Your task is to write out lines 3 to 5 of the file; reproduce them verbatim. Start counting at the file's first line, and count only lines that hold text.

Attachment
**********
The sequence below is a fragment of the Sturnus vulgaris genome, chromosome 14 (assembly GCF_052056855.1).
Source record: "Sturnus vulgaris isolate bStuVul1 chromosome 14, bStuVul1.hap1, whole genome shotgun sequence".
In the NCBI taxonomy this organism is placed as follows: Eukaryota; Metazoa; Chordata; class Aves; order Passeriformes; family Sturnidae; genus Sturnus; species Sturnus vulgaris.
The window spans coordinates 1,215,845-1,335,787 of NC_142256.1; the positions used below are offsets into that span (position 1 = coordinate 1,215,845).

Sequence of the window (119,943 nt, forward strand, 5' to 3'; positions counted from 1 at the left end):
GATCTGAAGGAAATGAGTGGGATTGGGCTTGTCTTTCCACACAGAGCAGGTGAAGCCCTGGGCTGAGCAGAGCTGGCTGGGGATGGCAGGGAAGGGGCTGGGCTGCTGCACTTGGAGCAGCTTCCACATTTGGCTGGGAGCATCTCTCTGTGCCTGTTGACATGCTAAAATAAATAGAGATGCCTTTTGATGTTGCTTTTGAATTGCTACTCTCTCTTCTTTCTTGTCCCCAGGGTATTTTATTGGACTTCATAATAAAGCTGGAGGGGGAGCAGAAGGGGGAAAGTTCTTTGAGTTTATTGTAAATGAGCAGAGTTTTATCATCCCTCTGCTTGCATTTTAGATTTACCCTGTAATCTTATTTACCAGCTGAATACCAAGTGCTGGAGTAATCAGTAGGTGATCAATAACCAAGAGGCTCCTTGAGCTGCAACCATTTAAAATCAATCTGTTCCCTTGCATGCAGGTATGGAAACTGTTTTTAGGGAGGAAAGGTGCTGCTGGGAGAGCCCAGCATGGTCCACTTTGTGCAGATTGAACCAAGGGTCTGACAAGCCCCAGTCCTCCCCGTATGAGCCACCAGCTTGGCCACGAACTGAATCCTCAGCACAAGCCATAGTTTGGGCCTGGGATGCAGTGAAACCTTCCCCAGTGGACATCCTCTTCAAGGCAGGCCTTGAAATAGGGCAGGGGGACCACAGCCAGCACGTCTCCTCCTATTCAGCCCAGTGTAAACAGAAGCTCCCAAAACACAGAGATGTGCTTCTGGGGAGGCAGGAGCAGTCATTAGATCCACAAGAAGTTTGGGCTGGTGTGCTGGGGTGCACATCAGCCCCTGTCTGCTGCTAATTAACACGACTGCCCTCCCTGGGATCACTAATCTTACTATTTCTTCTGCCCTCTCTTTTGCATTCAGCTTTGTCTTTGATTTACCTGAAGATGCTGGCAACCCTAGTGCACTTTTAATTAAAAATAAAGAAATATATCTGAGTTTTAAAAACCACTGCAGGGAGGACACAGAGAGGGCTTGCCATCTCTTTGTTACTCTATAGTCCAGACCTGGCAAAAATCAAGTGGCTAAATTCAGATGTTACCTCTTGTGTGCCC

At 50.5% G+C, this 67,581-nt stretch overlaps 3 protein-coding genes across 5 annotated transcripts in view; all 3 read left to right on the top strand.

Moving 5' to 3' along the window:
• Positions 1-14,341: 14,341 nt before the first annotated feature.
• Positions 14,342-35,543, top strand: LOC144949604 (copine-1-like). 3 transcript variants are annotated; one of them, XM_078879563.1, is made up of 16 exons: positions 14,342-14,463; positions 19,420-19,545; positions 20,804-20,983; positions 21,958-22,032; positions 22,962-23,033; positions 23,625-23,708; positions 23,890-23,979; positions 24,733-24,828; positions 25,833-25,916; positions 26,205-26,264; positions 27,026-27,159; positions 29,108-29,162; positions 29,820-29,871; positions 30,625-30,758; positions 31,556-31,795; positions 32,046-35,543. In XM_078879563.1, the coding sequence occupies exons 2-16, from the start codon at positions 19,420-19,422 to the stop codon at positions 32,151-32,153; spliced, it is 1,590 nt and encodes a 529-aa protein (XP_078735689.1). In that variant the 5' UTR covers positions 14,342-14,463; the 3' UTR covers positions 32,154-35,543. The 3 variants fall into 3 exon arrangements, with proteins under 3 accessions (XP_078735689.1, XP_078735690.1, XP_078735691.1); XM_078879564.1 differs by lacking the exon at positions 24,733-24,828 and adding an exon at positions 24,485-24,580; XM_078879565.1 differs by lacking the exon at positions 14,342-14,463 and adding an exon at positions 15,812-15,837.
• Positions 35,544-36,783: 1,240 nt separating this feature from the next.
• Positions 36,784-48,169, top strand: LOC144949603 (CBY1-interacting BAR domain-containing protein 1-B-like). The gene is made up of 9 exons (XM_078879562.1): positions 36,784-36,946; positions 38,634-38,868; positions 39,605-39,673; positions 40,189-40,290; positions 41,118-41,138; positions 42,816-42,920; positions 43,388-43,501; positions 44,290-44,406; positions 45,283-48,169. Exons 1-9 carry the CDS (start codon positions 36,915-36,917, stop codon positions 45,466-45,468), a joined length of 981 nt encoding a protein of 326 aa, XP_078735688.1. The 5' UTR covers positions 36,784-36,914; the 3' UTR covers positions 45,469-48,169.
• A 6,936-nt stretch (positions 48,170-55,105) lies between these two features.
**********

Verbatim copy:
In the NCBI taxonomy this organism is placed as follows: Eukaryota; Metazoa; Chordata; class Aves; order Passeriformes; family Sturnidae; genus Sturnus; species Sturnus vulgaris.
The window spans coordinates 1,215,845-1,335,787 of NC_142256.1; the positions used below are offsets into that span (position 1 = coordinate 1,215,845).

Sequence of the window (119,943 nt, forward strand, 5' to 3'; positions counted from 1 at the left end):